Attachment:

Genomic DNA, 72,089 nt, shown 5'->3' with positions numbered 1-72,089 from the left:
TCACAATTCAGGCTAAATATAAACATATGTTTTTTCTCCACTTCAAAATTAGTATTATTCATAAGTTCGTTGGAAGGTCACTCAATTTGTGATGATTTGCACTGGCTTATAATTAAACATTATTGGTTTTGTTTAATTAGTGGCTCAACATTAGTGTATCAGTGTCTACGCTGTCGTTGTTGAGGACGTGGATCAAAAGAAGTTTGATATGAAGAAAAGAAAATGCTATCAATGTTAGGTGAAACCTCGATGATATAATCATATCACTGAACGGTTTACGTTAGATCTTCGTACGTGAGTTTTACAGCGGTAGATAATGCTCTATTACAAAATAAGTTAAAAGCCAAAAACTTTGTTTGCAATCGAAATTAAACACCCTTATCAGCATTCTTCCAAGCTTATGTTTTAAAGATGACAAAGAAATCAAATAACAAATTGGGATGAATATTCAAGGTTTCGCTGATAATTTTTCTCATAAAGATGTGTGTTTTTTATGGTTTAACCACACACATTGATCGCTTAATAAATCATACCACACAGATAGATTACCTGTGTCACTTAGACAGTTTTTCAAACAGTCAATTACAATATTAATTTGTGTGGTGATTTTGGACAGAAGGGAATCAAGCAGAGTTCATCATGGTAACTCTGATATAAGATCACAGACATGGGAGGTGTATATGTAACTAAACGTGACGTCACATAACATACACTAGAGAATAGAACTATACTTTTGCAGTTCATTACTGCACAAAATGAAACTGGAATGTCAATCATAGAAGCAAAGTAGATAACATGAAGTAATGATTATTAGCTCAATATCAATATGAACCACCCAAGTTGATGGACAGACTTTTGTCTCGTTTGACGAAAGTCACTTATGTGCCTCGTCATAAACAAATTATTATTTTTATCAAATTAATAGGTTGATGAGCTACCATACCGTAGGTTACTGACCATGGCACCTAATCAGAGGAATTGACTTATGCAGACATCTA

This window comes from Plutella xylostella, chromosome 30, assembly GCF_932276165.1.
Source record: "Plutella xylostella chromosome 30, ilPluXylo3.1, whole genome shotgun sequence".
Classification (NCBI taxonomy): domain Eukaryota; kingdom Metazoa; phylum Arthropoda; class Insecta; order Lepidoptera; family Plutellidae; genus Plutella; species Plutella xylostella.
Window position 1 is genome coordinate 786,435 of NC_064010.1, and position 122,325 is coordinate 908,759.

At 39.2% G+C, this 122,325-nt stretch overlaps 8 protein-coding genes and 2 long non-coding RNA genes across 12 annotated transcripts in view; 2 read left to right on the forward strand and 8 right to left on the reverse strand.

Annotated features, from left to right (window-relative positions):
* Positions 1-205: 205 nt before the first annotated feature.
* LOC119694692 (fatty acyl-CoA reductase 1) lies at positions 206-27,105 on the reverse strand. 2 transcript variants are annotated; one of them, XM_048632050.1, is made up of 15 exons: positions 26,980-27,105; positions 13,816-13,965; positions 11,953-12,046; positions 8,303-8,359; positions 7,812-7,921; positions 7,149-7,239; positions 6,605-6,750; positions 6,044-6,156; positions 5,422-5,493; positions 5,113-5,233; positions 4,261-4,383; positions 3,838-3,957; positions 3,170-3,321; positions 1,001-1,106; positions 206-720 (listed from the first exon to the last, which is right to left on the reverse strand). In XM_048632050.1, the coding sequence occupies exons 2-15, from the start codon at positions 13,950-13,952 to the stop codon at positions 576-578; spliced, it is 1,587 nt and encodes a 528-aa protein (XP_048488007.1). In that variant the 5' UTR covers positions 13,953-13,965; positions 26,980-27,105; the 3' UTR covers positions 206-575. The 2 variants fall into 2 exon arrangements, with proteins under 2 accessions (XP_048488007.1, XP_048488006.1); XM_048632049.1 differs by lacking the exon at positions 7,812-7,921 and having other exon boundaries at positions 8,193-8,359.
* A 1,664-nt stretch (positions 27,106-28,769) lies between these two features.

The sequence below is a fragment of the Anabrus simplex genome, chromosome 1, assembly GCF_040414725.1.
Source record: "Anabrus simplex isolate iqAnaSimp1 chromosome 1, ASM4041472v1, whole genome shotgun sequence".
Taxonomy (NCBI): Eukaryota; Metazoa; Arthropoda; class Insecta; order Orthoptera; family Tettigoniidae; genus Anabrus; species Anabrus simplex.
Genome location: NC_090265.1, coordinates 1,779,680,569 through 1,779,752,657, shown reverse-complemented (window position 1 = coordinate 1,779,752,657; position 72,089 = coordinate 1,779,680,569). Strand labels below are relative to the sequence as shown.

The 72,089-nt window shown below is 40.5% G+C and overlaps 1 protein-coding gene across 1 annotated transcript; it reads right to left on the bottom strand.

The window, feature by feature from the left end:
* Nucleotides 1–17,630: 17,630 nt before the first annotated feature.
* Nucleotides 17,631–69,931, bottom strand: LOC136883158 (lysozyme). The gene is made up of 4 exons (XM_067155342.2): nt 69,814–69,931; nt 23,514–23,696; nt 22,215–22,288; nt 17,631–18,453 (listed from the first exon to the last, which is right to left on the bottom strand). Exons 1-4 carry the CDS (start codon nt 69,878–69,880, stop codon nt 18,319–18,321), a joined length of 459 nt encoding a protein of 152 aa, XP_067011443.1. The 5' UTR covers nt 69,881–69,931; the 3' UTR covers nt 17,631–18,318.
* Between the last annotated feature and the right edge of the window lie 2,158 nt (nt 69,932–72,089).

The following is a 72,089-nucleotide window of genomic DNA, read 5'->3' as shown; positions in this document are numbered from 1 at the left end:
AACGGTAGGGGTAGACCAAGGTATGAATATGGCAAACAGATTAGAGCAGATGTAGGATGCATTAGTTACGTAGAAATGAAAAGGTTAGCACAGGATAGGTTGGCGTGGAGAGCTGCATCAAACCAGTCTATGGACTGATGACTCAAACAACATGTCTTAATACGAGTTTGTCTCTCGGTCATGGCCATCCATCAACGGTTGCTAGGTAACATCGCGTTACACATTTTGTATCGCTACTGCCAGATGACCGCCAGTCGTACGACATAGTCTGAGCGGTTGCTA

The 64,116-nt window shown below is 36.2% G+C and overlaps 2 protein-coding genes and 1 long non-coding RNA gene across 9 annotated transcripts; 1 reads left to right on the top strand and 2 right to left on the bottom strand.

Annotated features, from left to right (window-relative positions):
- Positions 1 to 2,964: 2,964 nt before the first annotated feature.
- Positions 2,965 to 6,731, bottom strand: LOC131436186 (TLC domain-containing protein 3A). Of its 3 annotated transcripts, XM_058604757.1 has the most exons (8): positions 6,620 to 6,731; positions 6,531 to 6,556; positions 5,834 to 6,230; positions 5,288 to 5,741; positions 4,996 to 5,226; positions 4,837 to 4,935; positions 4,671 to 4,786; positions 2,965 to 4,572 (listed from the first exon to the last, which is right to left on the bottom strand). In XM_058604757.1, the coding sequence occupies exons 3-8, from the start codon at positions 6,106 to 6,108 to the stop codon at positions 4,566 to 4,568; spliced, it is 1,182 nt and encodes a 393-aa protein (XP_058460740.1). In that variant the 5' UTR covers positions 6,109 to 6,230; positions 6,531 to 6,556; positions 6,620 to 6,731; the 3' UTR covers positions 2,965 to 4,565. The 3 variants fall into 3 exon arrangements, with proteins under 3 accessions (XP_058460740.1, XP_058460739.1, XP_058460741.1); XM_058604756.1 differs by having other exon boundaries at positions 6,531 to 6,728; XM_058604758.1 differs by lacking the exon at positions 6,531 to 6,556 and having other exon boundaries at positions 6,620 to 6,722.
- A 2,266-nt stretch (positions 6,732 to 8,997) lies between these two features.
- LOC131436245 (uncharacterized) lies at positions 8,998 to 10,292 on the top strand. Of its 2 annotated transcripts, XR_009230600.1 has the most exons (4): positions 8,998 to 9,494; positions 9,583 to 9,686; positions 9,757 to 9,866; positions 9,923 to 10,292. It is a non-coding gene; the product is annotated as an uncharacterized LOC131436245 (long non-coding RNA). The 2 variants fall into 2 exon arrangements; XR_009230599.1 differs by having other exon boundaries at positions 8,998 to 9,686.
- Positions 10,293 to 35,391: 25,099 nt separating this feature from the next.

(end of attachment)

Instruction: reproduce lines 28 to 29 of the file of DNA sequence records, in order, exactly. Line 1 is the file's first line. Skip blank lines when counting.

- LOC131436245 (uncharacterized) lies at positions 8,998 to 10,292 on the top strand. Of its 2 annotated transcripts, XR_009230600.1 has the most exons (4): positions 8,998 to 9,494; positions 9,583 to 9,686; positions 9,757 to 9,866; positions 9,923 to 10,292. It is a non-coding gene; the product is annotated as an uncharacterized LOC131436245 (long non-coding RNA). The 2 variants fall into 2 exon arrangements; XR_009230599.1 differs by having other exon boundaries at positions 8,998 to 9,686.
- Positions 10,293 to 35,391: 25,099 nt separating this feature from the next.